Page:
Main content

How Did We Mess up Antibiotics?

Many kinds of deadly bacteria are now resistant to most antibiotics and we are moving towards a world where antibiotics no longer work.

Warnings about the approaching post-antibiotics apocalypse have been sounding for years. There are now strains of deadly bacteria that are resistant to all antibiotics. This means that doctors are faced with patients who have completely untreatable infections. Hundreds of thousands of people worldwide are dying due to antibiotic resistance - and this number is set to rise rapidly. If we carry on like this, scientists predict we will return to a pre-antibiotic era, where organ transplants, chemotherapy and C-sections are impossible.

We have come a long way since 1928, when the famous chance discovery of penicillin led to a golden age in which antibiotics were seen as wonder drugs, heralding in an age of huge medical advances and increased human life spans. But by the 1990s we were running out of new antibiotics and infections were again a killer. How did this happen?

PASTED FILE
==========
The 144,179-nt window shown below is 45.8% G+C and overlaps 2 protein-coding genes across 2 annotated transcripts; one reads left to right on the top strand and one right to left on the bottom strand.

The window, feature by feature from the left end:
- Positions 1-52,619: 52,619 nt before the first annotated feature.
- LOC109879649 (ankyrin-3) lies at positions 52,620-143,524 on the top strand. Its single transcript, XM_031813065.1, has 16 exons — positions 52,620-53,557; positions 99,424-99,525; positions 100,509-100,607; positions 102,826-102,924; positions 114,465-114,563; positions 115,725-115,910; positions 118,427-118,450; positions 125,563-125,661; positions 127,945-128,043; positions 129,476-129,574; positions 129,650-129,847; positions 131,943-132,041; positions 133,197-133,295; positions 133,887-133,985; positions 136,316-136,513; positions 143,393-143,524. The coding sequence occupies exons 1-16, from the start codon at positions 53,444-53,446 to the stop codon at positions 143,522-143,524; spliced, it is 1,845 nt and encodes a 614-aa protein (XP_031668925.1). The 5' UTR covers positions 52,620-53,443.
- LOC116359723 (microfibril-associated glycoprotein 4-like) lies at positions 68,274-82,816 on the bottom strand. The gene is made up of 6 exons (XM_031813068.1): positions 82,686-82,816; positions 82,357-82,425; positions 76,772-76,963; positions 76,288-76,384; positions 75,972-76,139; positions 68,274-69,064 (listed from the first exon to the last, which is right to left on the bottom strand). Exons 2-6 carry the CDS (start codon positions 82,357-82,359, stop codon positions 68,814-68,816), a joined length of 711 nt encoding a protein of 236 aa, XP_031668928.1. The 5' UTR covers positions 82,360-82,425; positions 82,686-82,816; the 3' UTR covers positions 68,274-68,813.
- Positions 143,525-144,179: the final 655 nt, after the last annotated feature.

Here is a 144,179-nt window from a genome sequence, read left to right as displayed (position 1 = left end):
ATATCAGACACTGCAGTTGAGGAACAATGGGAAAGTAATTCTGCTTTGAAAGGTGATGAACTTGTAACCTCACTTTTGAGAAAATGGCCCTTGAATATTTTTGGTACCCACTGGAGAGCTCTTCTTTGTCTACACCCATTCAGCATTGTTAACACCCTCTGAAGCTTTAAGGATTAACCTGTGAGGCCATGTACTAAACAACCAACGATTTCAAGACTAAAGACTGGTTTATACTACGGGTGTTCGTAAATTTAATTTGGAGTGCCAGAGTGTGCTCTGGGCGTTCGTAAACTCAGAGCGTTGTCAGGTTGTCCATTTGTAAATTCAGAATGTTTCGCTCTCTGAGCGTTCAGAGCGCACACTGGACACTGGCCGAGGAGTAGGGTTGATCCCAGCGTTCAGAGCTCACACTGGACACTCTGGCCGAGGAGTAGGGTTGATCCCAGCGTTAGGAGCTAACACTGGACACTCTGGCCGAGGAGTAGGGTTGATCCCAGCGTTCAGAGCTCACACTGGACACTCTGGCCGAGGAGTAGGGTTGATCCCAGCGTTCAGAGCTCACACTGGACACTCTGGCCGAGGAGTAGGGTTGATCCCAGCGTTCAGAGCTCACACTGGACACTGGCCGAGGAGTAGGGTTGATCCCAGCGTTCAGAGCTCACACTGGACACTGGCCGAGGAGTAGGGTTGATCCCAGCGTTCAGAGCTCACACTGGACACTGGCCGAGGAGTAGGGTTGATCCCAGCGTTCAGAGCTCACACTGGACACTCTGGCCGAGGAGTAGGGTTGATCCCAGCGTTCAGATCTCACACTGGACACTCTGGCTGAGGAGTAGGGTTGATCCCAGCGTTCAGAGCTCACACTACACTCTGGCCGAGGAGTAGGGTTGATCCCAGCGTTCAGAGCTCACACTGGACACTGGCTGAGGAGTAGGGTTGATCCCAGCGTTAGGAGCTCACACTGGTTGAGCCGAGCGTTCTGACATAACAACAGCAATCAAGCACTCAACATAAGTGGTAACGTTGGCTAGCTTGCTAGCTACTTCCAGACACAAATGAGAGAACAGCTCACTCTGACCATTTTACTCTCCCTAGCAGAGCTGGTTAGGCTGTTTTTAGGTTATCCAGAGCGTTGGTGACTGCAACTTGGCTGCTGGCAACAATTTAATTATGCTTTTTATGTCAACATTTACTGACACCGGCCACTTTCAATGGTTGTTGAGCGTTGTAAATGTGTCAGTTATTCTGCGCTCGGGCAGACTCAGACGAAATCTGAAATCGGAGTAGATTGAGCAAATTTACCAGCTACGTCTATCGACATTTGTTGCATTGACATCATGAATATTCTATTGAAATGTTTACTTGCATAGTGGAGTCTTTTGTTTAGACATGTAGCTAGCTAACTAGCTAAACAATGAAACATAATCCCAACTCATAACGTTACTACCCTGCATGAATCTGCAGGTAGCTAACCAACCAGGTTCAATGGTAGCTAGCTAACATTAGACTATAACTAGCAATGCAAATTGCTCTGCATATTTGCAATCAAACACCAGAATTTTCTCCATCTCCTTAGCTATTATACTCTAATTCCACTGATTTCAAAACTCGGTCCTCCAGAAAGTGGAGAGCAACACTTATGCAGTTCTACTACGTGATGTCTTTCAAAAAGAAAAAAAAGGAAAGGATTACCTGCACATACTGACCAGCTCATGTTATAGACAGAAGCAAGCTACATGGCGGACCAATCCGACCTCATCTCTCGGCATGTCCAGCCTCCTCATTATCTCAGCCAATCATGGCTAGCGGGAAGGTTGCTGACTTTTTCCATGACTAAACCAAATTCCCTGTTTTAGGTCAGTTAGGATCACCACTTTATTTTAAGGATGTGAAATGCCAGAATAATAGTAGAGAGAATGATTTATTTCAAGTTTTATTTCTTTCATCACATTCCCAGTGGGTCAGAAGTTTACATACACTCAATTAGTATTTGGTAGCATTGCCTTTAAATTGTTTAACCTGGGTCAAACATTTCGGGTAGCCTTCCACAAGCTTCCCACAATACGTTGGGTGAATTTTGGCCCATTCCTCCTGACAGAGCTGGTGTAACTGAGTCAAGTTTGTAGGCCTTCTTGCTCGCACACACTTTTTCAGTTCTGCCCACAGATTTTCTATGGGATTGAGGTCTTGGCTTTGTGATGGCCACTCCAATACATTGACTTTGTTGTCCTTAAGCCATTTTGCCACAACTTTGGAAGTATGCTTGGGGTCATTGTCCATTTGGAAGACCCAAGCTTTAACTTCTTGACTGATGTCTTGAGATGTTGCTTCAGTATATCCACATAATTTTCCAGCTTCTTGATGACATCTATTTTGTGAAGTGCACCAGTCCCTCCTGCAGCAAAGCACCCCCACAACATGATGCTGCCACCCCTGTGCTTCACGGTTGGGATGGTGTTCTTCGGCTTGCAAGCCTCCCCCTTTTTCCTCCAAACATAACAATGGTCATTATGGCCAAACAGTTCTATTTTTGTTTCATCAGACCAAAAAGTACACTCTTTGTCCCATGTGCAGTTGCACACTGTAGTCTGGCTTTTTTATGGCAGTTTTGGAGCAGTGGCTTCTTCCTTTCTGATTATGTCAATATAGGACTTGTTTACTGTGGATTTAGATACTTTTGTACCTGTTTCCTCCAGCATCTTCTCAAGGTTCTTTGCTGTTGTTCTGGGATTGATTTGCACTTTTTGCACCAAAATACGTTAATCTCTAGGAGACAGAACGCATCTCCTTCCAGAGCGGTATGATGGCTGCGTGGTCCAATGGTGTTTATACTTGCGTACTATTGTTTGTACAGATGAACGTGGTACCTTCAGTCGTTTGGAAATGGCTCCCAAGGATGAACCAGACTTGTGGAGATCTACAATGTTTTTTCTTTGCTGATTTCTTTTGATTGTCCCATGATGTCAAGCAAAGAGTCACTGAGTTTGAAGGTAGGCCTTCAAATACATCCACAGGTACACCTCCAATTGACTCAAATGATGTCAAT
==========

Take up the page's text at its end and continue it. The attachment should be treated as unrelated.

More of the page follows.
Our expert witnesses are medic and historian, Dr Eric Sidebottom, Dr Scott Podolsky of Harvard Medical School, journalist Maryn McKenna and infectious disease specialist Brad Spellberg.

(Photo: A depiction EHEC bacteria. Credit: HZI/Getty Images)

This edition of The Inquiry was first broadcast in October 2016.

Available now

23 minutes

Last on

Mon 12 Nov 2018 09:06GMT


  • Thu 8 Nov 2018 03:06GMT
  • Thu 8 Nov 2018 06:06GMT
  • Thu 8 Nov 2018 07:06GMT
  • Thu 8 Nov 2018 14:06GMT
  • Thu 8 Nov 2018 15:06GMT
  • Thu 8 Nov 2018 18:06GMT
  • Thu 8 Nov 2018 20:06GMT
  • Thu 8 Nov 2018 21:06GMT
  • Sat 10 Nov 2018 17:06GMT
  • Mon 12 Nov 2018 09:06GMT

North Korea's Nuclear Ambitions

North Korea's Nuclear Ambitions

A spotlight on how North Korea developed its nuclear weapons and its plans for them

The Best of The Inquiry

The Best of The Inquiry

Of 100 episodes made over 2 years, these are our favourite 12 programmes

The Inquiry Podcast

The Inquiry Podcast

Download every programme.